Changing your name is a lengthy process, full of millions of letters and in the case of passports and driving licences, lots of money.
I have been thinking for a while now of changing my name. Well, when I say changing it, what I actually mean is reverting back to the name on my birth certificate. Given the time, documentation and money involved, as well as the emotional ramifications, this decision has taken a while to reach.
I was eight when my dad died and just over a year later my mum remarried. Although I was happy to see her resettled, and he was and is the best stepfather I could have hoped for, from then onwards I felt disjointed.
Maybe it was the little girl’s way of thinking, but I remember at that time feeling that I wasn’t a proper member of a family anymore. When the holiday tickets used to arrive each year with the different names on it felt strange and wrong. Like I was a leftover from an old relationship.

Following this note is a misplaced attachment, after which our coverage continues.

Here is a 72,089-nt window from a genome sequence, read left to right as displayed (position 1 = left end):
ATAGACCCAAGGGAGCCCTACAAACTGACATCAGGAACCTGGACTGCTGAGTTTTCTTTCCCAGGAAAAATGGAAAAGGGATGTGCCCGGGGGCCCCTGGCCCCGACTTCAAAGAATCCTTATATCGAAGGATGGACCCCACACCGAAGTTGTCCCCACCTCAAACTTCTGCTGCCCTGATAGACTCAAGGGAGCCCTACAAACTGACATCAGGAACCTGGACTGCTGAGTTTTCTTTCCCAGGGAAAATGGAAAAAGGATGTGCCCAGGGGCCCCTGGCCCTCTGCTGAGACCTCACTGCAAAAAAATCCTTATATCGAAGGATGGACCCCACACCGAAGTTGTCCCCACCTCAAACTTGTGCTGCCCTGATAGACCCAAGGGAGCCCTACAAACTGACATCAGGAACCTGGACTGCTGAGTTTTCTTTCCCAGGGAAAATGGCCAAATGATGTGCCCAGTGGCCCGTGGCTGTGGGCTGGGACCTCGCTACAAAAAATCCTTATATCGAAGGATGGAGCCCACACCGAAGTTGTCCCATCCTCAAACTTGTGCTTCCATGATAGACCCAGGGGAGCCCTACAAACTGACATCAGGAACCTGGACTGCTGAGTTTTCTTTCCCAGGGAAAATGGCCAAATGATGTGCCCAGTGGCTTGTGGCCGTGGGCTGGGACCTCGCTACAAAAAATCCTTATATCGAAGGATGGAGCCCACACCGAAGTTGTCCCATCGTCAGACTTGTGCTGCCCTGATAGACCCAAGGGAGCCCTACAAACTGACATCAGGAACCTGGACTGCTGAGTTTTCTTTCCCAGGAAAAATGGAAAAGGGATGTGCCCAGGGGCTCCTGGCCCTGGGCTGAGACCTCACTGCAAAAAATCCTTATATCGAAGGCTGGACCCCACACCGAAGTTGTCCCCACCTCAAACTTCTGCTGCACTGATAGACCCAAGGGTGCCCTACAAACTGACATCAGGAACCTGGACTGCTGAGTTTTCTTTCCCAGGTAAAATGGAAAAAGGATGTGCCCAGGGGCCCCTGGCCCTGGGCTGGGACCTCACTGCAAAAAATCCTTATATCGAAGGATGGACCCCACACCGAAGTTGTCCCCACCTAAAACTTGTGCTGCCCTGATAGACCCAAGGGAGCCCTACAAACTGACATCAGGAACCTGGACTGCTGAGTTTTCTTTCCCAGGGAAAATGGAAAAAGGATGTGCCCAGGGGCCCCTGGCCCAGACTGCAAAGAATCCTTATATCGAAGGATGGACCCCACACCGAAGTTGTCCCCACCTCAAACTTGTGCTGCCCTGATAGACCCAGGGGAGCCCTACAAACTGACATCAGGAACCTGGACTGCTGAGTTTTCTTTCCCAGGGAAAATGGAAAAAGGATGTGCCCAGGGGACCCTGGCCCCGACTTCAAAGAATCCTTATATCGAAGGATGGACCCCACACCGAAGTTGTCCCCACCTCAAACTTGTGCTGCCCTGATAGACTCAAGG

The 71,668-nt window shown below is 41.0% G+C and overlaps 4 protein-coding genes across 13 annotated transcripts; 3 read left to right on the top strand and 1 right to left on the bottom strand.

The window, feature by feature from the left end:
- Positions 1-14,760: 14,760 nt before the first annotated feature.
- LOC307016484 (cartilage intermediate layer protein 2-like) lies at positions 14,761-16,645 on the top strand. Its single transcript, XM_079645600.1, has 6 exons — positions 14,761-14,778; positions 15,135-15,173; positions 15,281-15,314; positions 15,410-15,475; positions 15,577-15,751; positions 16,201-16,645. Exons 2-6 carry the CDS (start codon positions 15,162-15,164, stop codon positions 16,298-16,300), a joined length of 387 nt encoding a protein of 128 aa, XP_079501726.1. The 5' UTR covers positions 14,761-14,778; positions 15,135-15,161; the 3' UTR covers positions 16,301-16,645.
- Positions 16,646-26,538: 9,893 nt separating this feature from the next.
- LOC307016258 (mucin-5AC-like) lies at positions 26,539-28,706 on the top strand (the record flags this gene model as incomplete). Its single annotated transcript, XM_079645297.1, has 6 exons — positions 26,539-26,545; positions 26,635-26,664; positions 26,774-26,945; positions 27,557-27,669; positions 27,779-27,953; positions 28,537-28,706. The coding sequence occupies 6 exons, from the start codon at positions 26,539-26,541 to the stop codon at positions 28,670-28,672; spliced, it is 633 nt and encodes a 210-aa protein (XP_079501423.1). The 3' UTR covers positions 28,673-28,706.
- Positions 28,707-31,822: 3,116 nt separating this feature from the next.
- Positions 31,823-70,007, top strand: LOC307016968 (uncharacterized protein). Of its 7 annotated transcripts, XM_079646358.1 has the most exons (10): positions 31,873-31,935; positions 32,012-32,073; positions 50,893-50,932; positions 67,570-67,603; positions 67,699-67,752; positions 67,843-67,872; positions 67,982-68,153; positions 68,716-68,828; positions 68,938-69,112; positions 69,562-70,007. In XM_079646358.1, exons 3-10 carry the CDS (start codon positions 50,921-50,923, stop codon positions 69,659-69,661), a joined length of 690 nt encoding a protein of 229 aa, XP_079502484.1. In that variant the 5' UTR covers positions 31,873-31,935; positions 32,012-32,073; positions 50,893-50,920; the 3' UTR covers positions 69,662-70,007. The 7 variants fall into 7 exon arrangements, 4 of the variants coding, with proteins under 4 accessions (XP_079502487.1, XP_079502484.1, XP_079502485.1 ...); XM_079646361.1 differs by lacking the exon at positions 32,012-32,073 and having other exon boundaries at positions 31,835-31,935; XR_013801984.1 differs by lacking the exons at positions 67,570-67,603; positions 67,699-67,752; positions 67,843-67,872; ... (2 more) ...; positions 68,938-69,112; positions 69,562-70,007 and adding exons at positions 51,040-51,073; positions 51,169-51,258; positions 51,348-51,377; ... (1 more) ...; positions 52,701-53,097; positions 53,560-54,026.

When I reached 11 after talking about how I felt it was decided that I would change my name to the new surname. Given my age I didn’t need to bother with change of name deeds and I didn’t want to go down the adoption route, so I simply started using the new surname.
Years down the line and now I’m 33. Whilst I understand my reasoning for wanting to change my surname when a child, I now miss my old surname. I miss the connection it gave me to my dad and I’ve found, that although I call myself by my stepfather’s name, I still think of myself in terms of my dad’s name.
I don’t need the sense of belonging like I did when I was a child. Taking back my former name is in a sense reconnecting with my younger self and that is something I want. So much of my life went awry after my dad died and now I think I have finally dealt with all that, I want a new start with the old me.
So, after I have a long talk with my step father, whom I love a lot and want him to understand, I will be going back.
Hello Vicky Cooper. I’ve missed you, a lot.